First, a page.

Con Games: America Null And Void

05/17/2010 05:12 am ET | Updated May 25, 2011

A family fatality afforded us the chance to stumble upon the St. Patrick's Day Parade in downtown Denver--a wonderfully morbid coincidence for an Irish-American like me and the fatal party herself. I say stumble in part because everyone was sober in the a.m., which might explain why the powers that be start the festivities in the morning.

A wonderful thing happened on the way to the parade, a matter of pure happenstance. As we waited for admittance to Snooze, near Coors Field, people of all kinds started floating by wearing the green. No doubt one or two Irish-Americans or even plain Irish were in the mix, but the vast majority of those heading to the parade were variegated in the extreme, with a large percentage Hispanic.

Mexican-Americans wearing the green and celebrating St. Patty's Day? What a glorious sight up and down the avenue--Blake Street in this case--and a strong sign that the Union is still standing. We are, after all, Americans first, last, and always--or so we liberals like to think.

But there's some dark doings in the Republic these days. Texas textbooks want to eliminate the Enlightenment and Thomas Jefferson while they're at it. Tyranny and anarchy are jumbled up as if they are the very same thing. Guns and ammo have never sold better, with the vague notion that the holders of same may have to use the weapons against the federal government. The Tea Party seems to hate everybody. And there's the horrendous prospect of nullification, whereby states can just say no to the federal government if they don't happen to like a particular law of the land.

Lawmakers in South Dakota, Wyoming, and Utah say they get to make up their own laws and have the right to nullify any federal law they happen to deem unconstitutional. But Article 6 of the United States Constitution begs to differ:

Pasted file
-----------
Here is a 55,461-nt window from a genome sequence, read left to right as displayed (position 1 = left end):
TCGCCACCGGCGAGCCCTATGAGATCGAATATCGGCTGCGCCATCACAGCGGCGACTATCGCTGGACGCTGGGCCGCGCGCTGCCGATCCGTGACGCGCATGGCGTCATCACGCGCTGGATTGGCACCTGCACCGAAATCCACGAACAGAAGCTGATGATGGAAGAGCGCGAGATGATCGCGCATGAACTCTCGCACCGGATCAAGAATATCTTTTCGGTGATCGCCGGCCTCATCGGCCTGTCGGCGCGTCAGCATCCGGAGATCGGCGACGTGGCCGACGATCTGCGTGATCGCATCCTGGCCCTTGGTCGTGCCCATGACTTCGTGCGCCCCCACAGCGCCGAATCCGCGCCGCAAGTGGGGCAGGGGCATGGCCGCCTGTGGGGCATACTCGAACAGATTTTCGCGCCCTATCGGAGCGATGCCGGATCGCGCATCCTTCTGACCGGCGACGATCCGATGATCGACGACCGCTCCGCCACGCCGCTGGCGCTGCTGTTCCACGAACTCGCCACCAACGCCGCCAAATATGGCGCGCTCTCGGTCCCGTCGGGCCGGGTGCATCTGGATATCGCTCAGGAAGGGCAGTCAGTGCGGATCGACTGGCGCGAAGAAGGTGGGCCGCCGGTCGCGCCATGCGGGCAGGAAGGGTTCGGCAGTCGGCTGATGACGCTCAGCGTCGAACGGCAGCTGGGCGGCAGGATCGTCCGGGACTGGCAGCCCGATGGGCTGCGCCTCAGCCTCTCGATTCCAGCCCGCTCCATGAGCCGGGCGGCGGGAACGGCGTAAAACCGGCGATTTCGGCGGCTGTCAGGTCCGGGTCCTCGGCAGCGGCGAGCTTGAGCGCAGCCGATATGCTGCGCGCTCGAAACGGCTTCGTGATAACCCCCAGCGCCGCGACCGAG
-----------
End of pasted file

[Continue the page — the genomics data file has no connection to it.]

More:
This Constitution, and the Laws of the United States which shall be made in Pursuance thereof; and all Treaties made, or which shall be made, under the Authority of the United States, shall be the supreme Law of the Land; and the Judges in every State shall be bound thereby, any Thing in the Constitution or Laws of any State to the Contrary notwithstanding.

"The supreme law of the land" is a particularly righteous phrase, and one that might be expected to hold water even in the leaky boat of states rights. And note well, if you dare, that this authority emanates not just from the Constitution and from "the laws of the United States which shall be made in Pursuance of."

The intent of the Founding Fathers could not have been more clear, and Abraham Lincoln's fight for union first, union last, union always has a particularly prescient ring in 2010. Only a few hundred Tea Baggers showed up in Washington to protest health care Tuesday so maybe there is hope for the Enlightened. As somebody once said, a nation divided against itself cannot stand.